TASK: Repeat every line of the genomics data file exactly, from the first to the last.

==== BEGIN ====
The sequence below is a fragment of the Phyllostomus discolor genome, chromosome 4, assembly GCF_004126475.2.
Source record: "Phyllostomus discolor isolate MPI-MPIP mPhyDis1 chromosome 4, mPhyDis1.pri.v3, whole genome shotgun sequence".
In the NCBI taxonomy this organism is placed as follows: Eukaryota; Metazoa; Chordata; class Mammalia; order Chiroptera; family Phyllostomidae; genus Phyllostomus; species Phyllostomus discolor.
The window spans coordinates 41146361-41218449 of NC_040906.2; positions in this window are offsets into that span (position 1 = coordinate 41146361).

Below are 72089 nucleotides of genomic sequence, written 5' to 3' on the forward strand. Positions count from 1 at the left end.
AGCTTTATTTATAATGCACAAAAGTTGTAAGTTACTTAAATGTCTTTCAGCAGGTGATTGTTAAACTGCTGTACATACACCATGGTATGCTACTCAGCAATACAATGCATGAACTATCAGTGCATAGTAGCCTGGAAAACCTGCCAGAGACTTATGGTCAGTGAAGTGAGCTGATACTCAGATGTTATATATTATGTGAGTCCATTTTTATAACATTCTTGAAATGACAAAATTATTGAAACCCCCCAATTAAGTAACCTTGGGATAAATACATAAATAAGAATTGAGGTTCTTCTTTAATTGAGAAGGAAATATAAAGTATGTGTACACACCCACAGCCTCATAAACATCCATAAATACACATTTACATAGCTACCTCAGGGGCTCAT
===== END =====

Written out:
The sequence below is a fragment of the Phyllostomus discolor genome, chromosome 4, assembly GCF_004126475.2.
Source record: "Phyllostomus discolor isolate MPI-MPIP mPhyDis1 chromosome 4, mPhyDis1.pri.v3, whole genome shotgun sequence".
In the NCBI taxonomy this organism is placed as follows: Eukaryota; Metazoa; Chordata; class Mammalia; order Chiroptera; family Phyllostomidae; genus Phyllostomus; species Phyllostomus discolor.
The window spans coordinates 41146361-41218449 of NC_040906.2; positions in this window are offsets into that span (position 1 = coordinate 41146361).

Below are 72089 nucleotides of genomic sequence, written 5' to 3' on the forward strand. Positions count from 1 at the left end.
AGCTTTATTTATAATGCACAAAAGTTGTAAGTTACTTAAATGTCTTTCAGCAGGTGATTGTTAAACTGCTGTACATACACCATGGTATGCTACTCAGCAATACAATGCATGAACTATCAGTGCATAGTAGCCTGGAAAACCTGCCAGAGACTTATGGTCAGTGAAGTGAGCTGATACTCAGATGTTATATATTATGTGAGTCCATTTTTATAACATTCTTGAAATGACAAAATTATTGAAACCCCCCAATTAAGTAACCTTGGGATAAATACATAAATAAGAATTGAGGTTCTTCTTTAATTGAGAAGGAAATATAAAGTATGTGTACACACCCACAGCCTCATAAACATCCATAAATACACATTTACATAGCTACCTCAGGGGCTCAT